LONDON (RNN) - Late soul singer Amy Winehouse died from accidental alcohol poisoning, according to the results of a British coroner's inquest released Wednesday.
"The unintended consequence of such potentially fatal levels (of alcohol) was her sudden and unexpected death," Coroner Suzanne Greenaway told the St. Pancras Coroner's Court in London, according to the Associated Press.
Winehouse's blood alcohol content exceeded the legal driving limit - 80 mg - by more than five times.
A fatal level of intoxication is 350 mg, according to British newspaper The Telegraph. Such a level can stop breathing and cause a coma.
The singer's lifeless body was found July 23 at her Camden apartment. Three bottles of vodka were discovered at the scene, according to media reports.
Dr. Christina Romete, Winehouse's general physician who saw the singer the night before her death, said in court that Winehouse was "tipsy" but lucid.
According to the doctor, Winehouse's security guard said the singer had resumed drinking July 20 after a period of abstinence, despite multiple warnings. But the singer wasn't suicidal, according to The Sun.
"She was looking forward to the future," The Sun quotes the doctor as saying.
In the wake of her death, UK tabloid The Mirror quoted friends as saying Winehouse's death came after "a binge on ecstasy and booze."
The sole drug found in Winehouse's system, however, was Librium, which assists with alcohol withdrawal, according to E! Online. Winehouse had stopped drinking for three weeks.
Winehouse's death was officially recorded as "death by misadventure," according to media outlets. Coroner's inquests are held in Britain when an individual dies of unexplained circumstances, according to the Associated Press.
"The court heard that Amy was battling hard to conquer her problems with alcohol, and it is a source of great pain to us that she could not win in time," Chris Goodman, spokesman for the Winehouse family, said in a statement released to the media.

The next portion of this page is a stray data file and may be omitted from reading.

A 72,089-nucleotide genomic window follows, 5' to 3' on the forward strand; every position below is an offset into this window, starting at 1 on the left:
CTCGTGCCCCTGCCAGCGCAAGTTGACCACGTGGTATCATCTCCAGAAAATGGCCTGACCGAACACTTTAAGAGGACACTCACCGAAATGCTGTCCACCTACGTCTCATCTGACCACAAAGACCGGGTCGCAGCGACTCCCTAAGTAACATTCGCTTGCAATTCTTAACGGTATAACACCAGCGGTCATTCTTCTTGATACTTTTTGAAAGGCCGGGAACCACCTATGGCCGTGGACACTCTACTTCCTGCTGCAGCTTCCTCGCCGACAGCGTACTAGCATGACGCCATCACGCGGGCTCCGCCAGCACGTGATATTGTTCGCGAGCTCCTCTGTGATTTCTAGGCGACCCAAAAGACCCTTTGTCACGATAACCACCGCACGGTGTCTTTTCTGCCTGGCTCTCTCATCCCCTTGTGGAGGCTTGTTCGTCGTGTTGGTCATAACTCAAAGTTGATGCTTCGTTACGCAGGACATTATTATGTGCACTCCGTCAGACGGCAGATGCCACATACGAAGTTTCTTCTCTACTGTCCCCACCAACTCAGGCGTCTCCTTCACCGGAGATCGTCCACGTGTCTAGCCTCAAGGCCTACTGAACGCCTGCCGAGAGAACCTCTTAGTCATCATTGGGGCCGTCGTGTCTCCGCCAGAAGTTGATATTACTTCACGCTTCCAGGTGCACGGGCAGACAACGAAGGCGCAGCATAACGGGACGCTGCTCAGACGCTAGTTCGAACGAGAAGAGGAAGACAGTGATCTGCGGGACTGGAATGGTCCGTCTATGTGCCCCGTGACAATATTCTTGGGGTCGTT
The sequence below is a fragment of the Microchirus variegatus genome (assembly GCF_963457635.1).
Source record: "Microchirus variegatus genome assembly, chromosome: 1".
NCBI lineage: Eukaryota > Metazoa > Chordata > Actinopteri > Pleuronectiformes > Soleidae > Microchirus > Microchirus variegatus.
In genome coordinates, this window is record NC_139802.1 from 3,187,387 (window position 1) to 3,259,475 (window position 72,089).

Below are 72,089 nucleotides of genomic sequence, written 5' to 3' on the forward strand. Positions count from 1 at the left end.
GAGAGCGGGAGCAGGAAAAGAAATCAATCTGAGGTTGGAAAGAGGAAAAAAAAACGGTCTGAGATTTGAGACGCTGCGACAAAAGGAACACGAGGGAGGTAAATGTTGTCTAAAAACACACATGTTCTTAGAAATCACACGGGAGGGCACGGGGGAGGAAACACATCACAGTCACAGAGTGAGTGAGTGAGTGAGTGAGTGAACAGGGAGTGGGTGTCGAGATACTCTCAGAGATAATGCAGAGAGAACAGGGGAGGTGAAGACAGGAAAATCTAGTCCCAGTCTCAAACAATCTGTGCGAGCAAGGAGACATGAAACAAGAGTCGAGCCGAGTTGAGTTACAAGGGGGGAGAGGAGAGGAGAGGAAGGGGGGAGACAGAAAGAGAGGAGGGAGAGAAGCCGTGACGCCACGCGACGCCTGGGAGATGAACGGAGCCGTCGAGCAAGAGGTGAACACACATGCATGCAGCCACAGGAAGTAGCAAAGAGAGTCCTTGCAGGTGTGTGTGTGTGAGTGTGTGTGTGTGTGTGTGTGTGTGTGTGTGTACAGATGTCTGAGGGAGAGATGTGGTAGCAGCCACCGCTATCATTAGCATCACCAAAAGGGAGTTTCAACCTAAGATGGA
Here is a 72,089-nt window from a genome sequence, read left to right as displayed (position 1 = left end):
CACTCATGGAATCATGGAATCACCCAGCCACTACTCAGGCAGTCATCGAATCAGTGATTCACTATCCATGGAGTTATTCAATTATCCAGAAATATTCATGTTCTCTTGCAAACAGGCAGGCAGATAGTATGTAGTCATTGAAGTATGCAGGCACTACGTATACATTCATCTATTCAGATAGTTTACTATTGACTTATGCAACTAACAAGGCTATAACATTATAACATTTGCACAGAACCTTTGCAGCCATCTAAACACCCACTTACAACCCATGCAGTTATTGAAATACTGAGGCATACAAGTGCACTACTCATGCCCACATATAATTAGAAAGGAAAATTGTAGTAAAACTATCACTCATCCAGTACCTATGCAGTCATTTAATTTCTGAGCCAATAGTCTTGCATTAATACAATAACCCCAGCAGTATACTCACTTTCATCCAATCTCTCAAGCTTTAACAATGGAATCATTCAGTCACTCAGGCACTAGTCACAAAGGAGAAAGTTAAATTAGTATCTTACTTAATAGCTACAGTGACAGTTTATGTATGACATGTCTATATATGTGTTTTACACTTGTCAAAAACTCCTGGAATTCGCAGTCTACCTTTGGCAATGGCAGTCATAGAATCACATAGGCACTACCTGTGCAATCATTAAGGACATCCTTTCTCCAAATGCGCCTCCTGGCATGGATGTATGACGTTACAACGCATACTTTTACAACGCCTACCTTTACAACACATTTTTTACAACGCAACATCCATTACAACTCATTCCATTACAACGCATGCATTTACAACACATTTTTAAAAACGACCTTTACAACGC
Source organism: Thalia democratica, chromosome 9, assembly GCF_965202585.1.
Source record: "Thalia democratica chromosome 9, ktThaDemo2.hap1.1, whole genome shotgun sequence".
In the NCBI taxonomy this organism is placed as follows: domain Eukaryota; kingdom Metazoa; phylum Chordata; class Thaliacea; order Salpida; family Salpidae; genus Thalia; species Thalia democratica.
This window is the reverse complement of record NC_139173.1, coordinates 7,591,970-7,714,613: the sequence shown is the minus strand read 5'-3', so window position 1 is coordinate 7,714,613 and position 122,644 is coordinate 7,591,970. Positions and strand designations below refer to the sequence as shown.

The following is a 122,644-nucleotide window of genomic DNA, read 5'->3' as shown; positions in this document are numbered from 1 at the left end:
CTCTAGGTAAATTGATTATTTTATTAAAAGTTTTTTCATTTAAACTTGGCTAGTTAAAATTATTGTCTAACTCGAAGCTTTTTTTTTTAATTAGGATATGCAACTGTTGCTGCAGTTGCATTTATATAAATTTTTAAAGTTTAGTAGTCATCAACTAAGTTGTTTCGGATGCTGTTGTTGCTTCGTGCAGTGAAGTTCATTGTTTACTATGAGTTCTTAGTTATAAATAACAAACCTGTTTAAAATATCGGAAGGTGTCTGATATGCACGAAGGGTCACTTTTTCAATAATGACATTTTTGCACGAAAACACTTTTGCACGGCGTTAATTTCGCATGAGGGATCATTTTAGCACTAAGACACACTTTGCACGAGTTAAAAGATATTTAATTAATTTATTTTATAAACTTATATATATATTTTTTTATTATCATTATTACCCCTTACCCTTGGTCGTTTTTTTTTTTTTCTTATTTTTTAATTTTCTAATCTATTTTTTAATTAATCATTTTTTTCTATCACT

Winehouse's father, Mitch, took to Twitter to express his sentiments Wednesday.
"Amy was not a tragic person. She was a fighter," he wrote. "Dry our tears and let's get cracking."
The singer's death was greeted by worldwide shock. Winehouse, known for her unique vocal tone and raw lyrics, was just 27 years old.
Winehouse shot to international fame in 2007 after the U.S. release of her sophomore album, Back to Black. The recording received a wealth of critical acclaim, including five Grammy Awards.
Just two mornings after her death the multimillion-selling album shot to No. 1 on iTune's U.S. store.
In recent years, it was tragedy that replaced Winehouse's music in the headlines. The singer was troubled by addictions to drugs and alcohol, eating disorders, violent outbursts and trips to court, all of which were well-publicized and even documented on camera.
A summer 2011 European comeback tour was canceled after just one appearance. In footage from the Serbian concert, Winehouse slurs lyrics and stumbles idly around, appearing too inebriated to perform.
The Amy Winehouse Foundation was set up in the singer's name following her death. It aids charities that support young people in need because of issues such as addiction and financial disadvantage.
"Now we can remember all our good times together and concentrate on helping kids through Amy's foundation," Mitch Winehouse tweeted Wednesday.